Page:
Public Art During the 20th Century

Political Art

As stated above public art during the 20th and 21st century has dramatically widened in function, form and media. Political developments have widened the function of public art for propaganda purposes. Perhaps the most blatant modern example of public art being used for political purposes concerns the Socialist Realism art movement, launched in Soviet Russia by Joseph Stalin to support the country's drive for industrial self-sufficiency after 1927. Socialist Realism aimed to glorify the achievements of the Communist regime through a ubiquitous display of monumental heroic style posters, painting and sculpture.

Meantime, the German Nazi dictator Adolf Hitler was staging photographic exhibitions designed to demonize the Jew in society, and a huge public art exhibition in Munich of banned modern painting and sculpture called Degenerate Art. His attempted genocide of the Jews spawned a new genre of Holocaust art and public memorials.

In Mexico during the 1920s and 1930s, painters like Diego Rivera (1886-1957), David Alfaro Siqueiros (1896-1974) and Jose Clemente Orozco (1883-1949) helped to create the Mexican Murals movement, during which public buildings were decorated by large-scale fresco painting, typically with a nationalist political message.

Art forms promoted by the Chinese authorities before, during and after the Cultural Revolution (1966-68) also fall into this category of overtly political public art. And sometimes, urban art forms such as street murals are created as a protest by minority groups against certain laws or political authority. During the 1970s and 1980s, the cities of Belfast, New York and Los Angeles witnessed this type of public art, which was designed to reinforce a political agenda.

Land Art

Arguably the most novel form of 20th century public art, Land Art is exemplified by the monumental earthworks, such as Spiral Jetty created in Utah (1970) by Robert Smithson, and the encirclement of eleven Florida islands in pink fabric (1983) by Christo and Jeanne-Claude (b.1935).


Arguably the most open and available type of public art, 20th century building design has been dominated by Skyscraper Architecture, shaped by ever taller towers.


This term, derived from the Italian word 'graffio' meaning, to scratch, refers to illicit 'street art' sprayed or painted on buildings, in public urban areas, by freelance 'street artists'. Probably the four most famous street painters are Keith Haring (1958-90), Jean-Michel Basquiat (1960-88), Banksy (b.1973-4) and David Wojnarowicz (1954-92), all of whom have enjoyed mainstream commercial success. One of the new contemporary art movements, graffiti street art includes territorial graffiti, aggressive guerrilla art (now referred to as 'post-graffiti art'), and stencil graffiti. By comparison, the term 'street art' encompasses traditional graffiti imagery, as well as wheatpasting, sticker/street poster art, video projection, and street installations. It is commonly employed to differentiate contemporary public-space artwork from territorial or guerrilla graffiti, and visual vandalism. Neither of these forms of freelance 'artwork' fall within the definition of government sponsored Public Art. For more, see Graffiti Art.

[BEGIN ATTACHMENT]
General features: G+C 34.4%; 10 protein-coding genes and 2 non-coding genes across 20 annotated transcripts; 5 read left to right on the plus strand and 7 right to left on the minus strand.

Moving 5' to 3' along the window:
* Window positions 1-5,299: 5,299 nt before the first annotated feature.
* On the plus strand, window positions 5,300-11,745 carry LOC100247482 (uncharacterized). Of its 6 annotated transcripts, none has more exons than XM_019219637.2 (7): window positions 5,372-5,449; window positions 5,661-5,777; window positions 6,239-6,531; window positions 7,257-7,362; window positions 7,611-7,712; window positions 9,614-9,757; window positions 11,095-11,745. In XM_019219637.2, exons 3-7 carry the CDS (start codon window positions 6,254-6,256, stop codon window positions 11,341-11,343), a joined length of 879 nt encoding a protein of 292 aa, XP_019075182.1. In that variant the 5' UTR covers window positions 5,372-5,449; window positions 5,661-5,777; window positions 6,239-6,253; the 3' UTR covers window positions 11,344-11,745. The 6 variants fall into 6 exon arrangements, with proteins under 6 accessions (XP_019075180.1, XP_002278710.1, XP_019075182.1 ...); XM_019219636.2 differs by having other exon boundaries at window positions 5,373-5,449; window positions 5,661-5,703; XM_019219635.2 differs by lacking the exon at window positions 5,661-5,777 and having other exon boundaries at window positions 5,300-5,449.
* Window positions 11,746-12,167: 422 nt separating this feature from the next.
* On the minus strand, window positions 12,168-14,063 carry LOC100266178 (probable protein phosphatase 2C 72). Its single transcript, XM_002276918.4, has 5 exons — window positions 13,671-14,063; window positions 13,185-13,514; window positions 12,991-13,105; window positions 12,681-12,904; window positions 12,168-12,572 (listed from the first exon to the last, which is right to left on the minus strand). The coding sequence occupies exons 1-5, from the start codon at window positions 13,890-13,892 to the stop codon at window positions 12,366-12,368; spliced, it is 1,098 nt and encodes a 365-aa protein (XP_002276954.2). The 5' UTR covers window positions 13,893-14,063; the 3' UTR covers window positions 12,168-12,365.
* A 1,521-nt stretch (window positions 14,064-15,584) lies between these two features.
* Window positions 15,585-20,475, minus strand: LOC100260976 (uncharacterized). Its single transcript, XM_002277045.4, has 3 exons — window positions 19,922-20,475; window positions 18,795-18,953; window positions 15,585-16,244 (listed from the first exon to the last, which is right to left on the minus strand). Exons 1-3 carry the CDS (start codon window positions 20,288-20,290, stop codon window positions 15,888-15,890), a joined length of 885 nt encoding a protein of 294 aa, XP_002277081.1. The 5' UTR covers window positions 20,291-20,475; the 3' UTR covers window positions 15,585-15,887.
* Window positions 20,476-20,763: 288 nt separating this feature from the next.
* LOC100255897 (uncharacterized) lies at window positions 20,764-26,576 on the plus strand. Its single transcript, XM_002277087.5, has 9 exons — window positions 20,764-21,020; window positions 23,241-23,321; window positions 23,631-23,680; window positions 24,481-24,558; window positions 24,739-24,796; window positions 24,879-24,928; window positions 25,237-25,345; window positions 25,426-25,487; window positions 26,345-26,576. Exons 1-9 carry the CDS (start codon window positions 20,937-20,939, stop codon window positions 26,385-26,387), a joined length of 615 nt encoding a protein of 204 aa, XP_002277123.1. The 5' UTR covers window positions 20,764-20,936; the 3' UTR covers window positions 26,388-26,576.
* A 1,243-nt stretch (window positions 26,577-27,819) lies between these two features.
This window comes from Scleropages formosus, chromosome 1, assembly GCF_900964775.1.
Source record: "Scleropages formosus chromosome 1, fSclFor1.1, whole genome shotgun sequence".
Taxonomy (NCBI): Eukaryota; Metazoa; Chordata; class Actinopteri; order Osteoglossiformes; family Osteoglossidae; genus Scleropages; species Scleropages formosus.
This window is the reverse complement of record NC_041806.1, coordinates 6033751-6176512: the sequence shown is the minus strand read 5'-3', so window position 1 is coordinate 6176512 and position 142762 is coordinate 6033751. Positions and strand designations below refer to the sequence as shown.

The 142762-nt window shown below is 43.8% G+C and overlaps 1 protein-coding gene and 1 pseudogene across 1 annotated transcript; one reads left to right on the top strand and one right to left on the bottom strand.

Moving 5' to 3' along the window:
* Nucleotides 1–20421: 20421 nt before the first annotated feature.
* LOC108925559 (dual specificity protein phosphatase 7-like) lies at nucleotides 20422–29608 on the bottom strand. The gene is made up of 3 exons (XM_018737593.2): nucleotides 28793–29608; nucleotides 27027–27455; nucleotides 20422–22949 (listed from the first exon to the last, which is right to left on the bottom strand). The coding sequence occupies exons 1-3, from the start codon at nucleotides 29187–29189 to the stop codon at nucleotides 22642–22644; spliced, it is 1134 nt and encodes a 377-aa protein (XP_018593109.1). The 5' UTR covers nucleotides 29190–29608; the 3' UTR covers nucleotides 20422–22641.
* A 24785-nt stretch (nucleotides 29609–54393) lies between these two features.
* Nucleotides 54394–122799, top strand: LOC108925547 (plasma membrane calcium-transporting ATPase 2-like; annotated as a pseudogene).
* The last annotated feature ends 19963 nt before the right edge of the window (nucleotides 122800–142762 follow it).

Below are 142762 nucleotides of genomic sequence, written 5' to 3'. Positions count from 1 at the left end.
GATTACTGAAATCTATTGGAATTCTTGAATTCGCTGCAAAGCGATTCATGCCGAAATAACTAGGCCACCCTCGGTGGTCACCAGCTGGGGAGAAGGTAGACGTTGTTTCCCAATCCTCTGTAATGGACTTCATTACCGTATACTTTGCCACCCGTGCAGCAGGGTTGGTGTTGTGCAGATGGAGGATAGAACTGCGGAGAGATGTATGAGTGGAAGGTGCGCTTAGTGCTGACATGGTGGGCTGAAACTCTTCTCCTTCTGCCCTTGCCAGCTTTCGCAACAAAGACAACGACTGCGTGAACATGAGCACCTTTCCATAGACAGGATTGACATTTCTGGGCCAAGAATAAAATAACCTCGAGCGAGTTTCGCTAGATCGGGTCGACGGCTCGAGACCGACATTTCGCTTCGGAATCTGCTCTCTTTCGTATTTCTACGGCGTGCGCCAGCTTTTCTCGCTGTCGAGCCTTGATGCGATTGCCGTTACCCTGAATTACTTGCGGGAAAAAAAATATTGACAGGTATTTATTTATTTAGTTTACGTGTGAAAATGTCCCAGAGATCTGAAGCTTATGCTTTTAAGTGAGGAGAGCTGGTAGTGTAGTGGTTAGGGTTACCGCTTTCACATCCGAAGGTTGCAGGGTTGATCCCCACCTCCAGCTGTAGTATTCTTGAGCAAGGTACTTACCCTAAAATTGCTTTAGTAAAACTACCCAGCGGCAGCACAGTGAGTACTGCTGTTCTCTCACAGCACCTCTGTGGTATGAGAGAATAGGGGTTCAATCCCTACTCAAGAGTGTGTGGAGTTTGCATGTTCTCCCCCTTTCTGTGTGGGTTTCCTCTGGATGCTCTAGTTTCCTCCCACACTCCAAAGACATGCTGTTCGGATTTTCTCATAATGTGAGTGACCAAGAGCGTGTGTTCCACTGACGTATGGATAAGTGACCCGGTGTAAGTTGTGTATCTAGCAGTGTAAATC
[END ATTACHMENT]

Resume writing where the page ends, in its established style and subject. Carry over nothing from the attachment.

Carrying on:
Recent public art has also included traditional works such as commemorative sculpture, architectural sculpture (eg. Ian Ritchie's Spire of Dublin known as 'the spike'), pure sculpture (eg. the Chicago Picasso), murals (eg. the UN building's tapestry copy of the oil painting Guernica (1937) by Pablo Picasso).

The 'Chicago Picasso', an untitled monumental sculpture by the Spanish master Pablo Picasso (1881-1973), is one of the most famous pieces of municipal art. This familiar landmark, dedicated on 15 August 1967, and situated in Daley Plaza in the Chicago Loop, stands 50 feet tall, weighs 162 tons and cost $351,959.17 to install. Picasso himself waived all fees. The sculpture was made by United States Steel Corporation (Gary, Indiana) before being disassembled and transported to its Chicago resting place. The exact subject matter of the sculpture remains unclear.

Contemporary Public Art

Famous contemporary exponents of public art include the following artists (works): Louise Bourgeois (Maman, 1999, Guggenheim Museum Bilbao); Jean Tinguely (Stravinsky Fountain, 1983, Pompidou Centre forecourt); Claes Oldenburg (Apple Core, 1992, Israel Museum, Jerusalem); Bruce Nauman (Green Light Corridor, 1970, Samuel R Guggenheim Museum NY); Richard Serra (Tilted Arc, 1981, Federal Plaza, New York); Mark Di Suvero (Storm Angel, 1973-4, Square Chabas, Chalon-sur-Saone); Antony Gormley (Angel of the North, 1994-8, Gateshead, UK); and Anish Kapoor (Cloud Gate, 2004, Millennium Park, Chicago).

Percent For Art Schemes

In recent times, municipal authorities have developed new fund-raising policies, relating to the construction of publicly financed buildings, namely the Percent for Art Scheme. This typically involves the reservation of 1 percent of the construction costs of the project (up to a fixed maximum amount), for the purchase of artworks which are then displayed to the public.


Art Museums - The Greatest Modern Public Art

Arguably the finest public art of the modern era comprises the global network of public museums and art galleries. These institutions provide two quite separate artistic benefits to the community. First, they can have exceptional architectural beauty, as exemplified by the Pompidou Centre in Paris, or the Bilbao Guggenheim.

Pompidou Centre
Designed by Renzo Piano and Richard Rogers, and built 1971-7, this temple of postmodernist art houses the Musee Pompidou, the French museum of contemporary art. This large free-spanning steel-framed structure is a perfect example of how aesthetic architecture can constitute public art.


As well as their architectural beauty, museums hold huge collections of prehistoric art, paintings, sculptures, prints and other works on paper, ceramics, mosaics, glass art, metalwork, tapestries, illuminated manuscripts and calligraphy, as well as contemporary forms like Assemblage, Installation and Video art. Among the best art museums with the greatest collections of art open to the public are: The Uffizi Gallery Florence, The Hermitage Museum St Petersburg, the Louvre Museum Paris, the Prado Madrid, the Pinakothek Museum Complex Munich, the Victoria and Albert Museum London, and of course the Metropolitan Museum of Art, the Samuel R Guggenheim Museum, and the Museum of Modern Art in New York.


• For more information about community or municipal art, see: Homepage.

Art Glossary